An integrative genomic approach illuminates the causes and consequences of genetic background effects
Christopher H. Chandler, Sudarshan Chari, David Tack, Ian Dworkin
(Submitted on 2 Sep 2013)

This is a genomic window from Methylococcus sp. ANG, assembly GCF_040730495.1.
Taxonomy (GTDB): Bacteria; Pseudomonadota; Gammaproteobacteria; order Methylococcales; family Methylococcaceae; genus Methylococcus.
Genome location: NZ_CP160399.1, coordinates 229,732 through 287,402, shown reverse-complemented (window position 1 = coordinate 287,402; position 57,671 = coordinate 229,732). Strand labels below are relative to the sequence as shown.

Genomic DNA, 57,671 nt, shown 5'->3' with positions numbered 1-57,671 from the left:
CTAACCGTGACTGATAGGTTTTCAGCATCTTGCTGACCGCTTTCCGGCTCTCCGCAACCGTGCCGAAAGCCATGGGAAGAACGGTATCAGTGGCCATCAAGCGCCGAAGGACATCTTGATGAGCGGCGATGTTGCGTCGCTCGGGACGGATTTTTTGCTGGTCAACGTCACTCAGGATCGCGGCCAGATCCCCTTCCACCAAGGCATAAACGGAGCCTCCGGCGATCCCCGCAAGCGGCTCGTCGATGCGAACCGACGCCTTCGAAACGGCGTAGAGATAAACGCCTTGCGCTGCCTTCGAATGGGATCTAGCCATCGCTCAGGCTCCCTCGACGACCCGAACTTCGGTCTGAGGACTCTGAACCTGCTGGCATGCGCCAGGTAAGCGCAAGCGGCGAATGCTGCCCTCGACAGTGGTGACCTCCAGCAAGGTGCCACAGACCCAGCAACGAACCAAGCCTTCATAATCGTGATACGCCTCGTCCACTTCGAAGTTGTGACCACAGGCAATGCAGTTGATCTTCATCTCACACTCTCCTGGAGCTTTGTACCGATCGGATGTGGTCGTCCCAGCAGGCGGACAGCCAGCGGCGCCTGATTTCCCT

(abridged) – The phenotypic consequences of mutations are modulated by the wild type genetic background in which they occur, sometimes dramatically so. Although such background dependence is widely observed, we do not know whether general patterns across species and traits exist, nor about the mechanisms underlying it. We also lack knowledge on how mutations interact with the genetic background to influence gene expression patterns, and how gene expression may in turn mediate mutant phenotypes. Furthermore, how genetic background influences patterns of epistasis remains unclear. To investigate the genetic basis and genomic consequences of genetic background dependence of the scallopedE3 allele on the Drosophila melanogaster wing, we generated multiple novel genome-level datasets, from a mapping-by-introgression experiment, as well as a tagged RNA gene expression dataset. In addition we used whole genome re-sequencing of the parental lines-two commonly used laboratory strains-to predict polymorphic transcription factor binding sites for SD. We integrated these data with previously published genomic datasets from expression microarrays and a modifier mutational screen. By searching for genes showing a congruent signal in multiple datasets, we identified candidate loci contributing to the background-dependent effects of mutations in sd. We also show that the majority of background-dependent modifiers are caused by higher-order epistasis, not quantitative non-complementation of alleles. Our results also suggest that cis-regulatory variation contributes little to the background dependence of this mutant phenotype. These findings provide a useful foundation for more detailed investigations of genetic background dependence in this system, and this approach is likely to prove useful in exploring the genetic basis of other traits as well.